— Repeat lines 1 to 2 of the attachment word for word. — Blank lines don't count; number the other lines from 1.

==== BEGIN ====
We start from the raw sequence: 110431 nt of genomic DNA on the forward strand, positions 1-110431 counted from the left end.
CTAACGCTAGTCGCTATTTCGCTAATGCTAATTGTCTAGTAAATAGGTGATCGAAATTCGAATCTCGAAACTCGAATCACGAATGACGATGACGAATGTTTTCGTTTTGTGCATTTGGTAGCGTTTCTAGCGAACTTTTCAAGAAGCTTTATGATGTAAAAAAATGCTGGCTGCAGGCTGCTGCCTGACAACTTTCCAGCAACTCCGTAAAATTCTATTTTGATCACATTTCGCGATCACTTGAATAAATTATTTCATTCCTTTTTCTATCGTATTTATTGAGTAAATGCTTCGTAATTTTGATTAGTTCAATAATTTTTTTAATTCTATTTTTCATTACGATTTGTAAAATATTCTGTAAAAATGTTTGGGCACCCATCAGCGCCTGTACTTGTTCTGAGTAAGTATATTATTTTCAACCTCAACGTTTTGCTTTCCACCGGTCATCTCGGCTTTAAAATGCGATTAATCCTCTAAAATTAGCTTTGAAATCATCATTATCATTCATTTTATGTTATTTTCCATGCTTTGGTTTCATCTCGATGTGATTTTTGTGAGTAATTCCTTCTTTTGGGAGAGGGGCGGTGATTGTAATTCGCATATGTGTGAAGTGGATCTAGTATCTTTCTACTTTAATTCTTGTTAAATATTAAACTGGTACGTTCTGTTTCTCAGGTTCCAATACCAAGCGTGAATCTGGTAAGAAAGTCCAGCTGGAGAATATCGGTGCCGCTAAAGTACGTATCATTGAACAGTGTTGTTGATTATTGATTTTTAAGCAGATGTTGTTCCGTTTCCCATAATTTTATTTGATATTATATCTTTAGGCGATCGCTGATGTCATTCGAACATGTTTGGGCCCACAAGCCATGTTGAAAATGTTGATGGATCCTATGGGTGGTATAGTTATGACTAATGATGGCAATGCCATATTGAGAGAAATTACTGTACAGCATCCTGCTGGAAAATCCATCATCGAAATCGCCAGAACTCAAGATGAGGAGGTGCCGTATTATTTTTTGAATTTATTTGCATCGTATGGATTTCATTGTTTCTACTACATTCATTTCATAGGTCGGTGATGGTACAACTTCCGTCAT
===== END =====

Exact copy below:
We start from the raw sequence: 110431 nt of genomic DNA on the forward strand, positions 1-110431 counted from the left end.
CTAACGCTAGTCGCTATTTCGCTAATGCTAATTGTCTAGTAAATAGGTGATCGAAATTCGAATCTCGAAACTCGAATCACGAATGACGATGACGAATGTTTTCGTTTTGTGCATTTGGTAGCGTTTCTAGCGAACTTTTCAAGAAGCTTTATGATGTAAAAAAATGCTGGCTGCAGGCTGCTGCCTGACAACTTTCCAGCAACTCCGTAAAATTCTATTTTGATCACATTTCGCGATCACTTGAATAAATTATTTCATTCCTTTTTCTATCGTATTTATTGAGTAAATGCTTCGTAATTTTGATTAGTTCAATAATTTTTTTAATTCTATTTTTCATTACGATTTGTAAAATATTCTGTAAAAATGTTTGGGCACCCATCAGCGCCTGTACTTGTTCTGAGTAAGTATATTATTTTCAACCTCAACGTTTTGCTTTCCACCGGTCATCTCGGCTTTAAAATGCGATTAATCCTCTAAAATTAGCTTTGAAATCATCATTATCATTCATTTTATGTTATTTTCCATGCTTTGGTTTCATCTCGATGTGATTTTTGTGAGTAATTCCTTCTTTTGGGAGAGGGGCGGTGATTGTAATTCGCATATGTGTGAAGTGGATCTAGTATCTTTCTACTTTAATTCTTGTTAAATATTAAACTGGTACGTTCTGTTTCTCAGGTTCCAATACCAAGCGTGAATCTGGTAAGAAAGTCCAGCTGGAGAATATCGGTGCCGCTAAAGTACGTATCATTGAACAGTGTTGTTGATTATTGATTTTTAAGCAGATGTTGTTCCGTTTCCCATAATTTTATTTGATATTATATCTTTAGGCGATCGCTGATGTCATTCGAACATGTTTGGGCCCACAAGCCATGTTGAAAATGTTGATGGATCCTATGGGTGGTATAGTTATGACTAATGATGGCAATGCCATATTGAGAGAAATTACTGTACAGCATCCTGCTGGAAAATCCATCATCGAAATCGCCAGAACTCAAGATGAGGAGGTGCCGTATTATTTTTTGAATTTATTTGCATCGTATGGATTTCATTGTTTCTACTACATTCATTTCATAGGTCGGTGATGGTACAACTTCCGTCAT